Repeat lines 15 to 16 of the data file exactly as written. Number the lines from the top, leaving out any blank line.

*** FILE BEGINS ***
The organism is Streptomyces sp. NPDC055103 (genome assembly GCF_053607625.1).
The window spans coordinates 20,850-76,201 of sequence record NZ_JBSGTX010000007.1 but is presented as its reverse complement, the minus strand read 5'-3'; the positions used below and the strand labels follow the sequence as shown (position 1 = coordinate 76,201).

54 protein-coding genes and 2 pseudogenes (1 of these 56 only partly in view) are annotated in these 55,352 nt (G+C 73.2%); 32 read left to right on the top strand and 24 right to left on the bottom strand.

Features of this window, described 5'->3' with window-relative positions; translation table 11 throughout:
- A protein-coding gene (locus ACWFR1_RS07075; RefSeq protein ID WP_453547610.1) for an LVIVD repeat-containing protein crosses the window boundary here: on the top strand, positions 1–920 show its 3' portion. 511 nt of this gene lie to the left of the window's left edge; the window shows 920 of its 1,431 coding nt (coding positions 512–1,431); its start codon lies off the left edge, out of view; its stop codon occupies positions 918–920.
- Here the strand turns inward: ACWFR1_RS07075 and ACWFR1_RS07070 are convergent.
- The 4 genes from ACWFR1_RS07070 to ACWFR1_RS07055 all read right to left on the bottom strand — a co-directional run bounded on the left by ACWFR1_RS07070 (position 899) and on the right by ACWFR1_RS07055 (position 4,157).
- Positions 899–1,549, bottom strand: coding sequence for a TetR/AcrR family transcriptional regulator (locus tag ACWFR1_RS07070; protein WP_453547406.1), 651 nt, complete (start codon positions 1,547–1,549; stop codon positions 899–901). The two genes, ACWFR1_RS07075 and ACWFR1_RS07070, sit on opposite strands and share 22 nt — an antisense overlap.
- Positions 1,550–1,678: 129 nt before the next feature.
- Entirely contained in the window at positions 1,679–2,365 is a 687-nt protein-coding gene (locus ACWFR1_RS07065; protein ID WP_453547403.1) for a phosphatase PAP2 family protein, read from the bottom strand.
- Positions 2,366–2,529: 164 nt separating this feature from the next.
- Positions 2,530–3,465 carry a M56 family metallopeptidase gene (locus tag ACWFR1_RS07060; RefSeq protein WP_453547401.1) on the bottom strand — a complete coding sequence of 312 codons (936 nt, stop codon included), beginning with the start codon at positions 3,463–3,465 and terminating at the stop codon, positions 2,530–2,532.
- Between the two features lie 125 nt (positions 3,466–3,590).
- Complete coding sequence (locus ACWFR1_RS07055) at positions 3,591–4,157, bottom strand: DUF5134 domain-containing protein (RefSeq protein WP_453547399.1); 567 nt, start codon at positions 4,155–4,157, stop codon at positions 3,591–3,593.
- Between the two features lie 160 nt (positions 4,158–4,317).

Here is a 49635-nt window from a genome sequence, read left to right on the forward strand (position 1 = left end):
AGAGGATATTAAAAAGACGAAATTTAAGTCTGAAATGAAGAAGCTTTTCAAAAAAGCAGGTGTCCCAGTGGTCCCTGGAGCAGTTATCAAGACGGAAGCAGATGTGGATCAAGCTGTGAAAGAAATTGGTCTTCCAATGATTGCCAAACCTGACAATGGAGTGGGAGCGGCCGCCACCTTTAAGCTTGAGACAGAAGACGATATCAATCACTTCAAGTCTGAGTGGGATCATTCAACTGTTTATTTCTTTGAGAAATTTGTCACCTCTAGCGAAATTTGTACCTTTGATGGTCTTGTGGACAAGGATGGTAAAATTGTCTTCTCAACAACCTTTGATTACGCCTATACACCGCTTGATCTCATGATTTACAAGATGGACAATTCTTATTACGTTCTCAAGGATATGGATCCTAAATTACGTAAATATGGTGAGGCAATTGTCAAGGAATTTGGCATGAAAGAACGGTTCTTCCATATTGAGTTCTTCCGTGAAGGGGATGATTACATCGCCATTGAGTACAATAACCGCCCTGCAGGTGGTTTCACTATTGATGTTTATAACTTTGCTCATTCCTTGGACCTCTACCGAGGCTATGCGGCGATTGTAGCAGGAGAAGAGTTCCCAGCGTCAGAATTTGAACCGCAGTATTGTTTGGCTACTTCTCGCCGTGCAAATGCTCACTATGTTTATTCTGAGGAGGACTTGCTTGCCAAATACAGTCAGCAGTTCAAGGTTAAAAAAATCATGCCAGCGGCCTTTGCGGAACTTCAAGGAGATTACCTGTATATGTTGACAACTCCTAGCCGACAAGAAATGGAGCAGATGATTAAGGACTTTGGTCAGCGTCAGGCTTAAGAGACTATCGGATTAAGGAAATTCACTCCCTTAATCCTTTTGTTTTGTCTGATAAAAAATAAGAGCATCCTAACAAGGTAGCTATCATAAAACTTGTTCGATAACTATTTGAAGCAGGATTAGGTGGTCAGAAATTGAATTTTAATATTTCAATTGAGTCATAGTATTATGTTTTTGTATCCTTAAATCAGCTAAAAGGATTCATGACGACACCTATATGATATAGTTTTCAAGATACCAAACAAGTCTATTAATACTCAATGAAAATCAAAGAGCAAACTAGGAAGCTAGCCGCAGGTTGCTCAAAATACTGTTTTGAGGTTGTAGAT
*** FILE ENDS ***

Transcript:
- Between the two features lie 160 nt (positions 4,158–4,317).

Here is a 49635-nt window from a genome sequence, read left to right on the forward strand (position 1 = left end):